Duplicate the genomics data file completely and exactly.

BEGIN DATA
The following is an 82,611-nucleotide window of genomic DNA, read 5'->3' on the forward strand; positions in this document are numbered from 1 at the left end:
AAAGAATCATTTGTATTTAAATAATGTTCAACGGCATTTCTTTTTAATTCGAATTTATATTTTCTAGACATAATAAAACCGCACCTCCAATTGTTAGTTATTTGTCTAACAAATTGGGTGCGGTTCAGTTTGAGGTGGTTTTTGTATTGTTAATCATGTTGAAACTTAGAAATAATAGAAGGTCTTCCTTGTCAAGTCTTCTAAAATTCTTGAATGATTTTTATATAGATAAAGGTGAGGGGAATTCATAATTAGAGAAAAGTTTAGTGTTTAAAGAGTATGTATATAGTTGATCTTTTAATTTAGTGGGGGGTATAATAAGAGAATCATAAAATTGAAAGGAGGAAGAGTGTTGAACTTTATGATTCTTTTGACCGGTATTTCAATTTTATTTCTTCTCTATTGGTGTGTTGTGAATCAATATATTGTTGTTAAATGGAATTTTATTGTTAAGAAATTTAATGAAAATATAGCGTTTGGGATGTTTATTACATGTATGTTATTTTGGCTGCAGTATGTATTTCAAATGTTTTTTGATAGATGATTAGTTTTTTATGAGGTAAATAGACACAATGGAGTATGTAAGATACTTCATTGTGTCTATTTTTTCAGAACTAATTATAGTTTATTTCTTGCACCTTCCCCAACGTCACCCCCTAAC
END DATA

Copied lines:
The following is an 82,611-nucleotide window of genomic DNA, read 5'->3' on the forward strand; positions in this document are numbered from 1 at the left end:
AAAGAATCATTTGTATTTAAATAATGTTCAACGGCATTTCTTTTTAATTCGAATTTATATTTTCTAGACATAATAAAACCGCACCTCCAATTGTTAGTTATTTGTCTAACAAATTGGGTGCGGTTCAGTTTGAGGTGGTTTTTGTATTGTTAATCATGTTGAAACTTAGAAATAATAGAAGGTCTTCCTTGTCAAGTCTTCTAAAATTCTTGAATGATTTTTATATAGATAAAGGTGAGGGGAATTCATAATTAGAGAAAAGTTTAGTGTTTAAAGAGTATGTATATAGTTGATCTTTTAATTTAGTGGGGGGTATAATAAGAGAATCATAAAATTGAAAGGAGGAAGAGTGTTGAACTTTATGATTCTTTTGACCGGTATTTCAATTTTATTTCTTCTCTATTGGTGTGTTGTGAATCAATATATTGTTGTTAAATGGAATTTTATTGTTAAGAAATTTAATGAAAATATAGCGTTTGGGATGTTTATTACATGTATGTTATTTTGGCTGCAGTATGTATTTCAAATGTTTTTTGATAGATGATTAGTTTTTTATGAGGTAAATAGACACAATGGAGTATGTAAGATACTTCATTGTGTCTATTTTTTCAGAACTAATTATAGTTTATTTCTTGCACCTTCCCCAACGTCACCCCCTAAC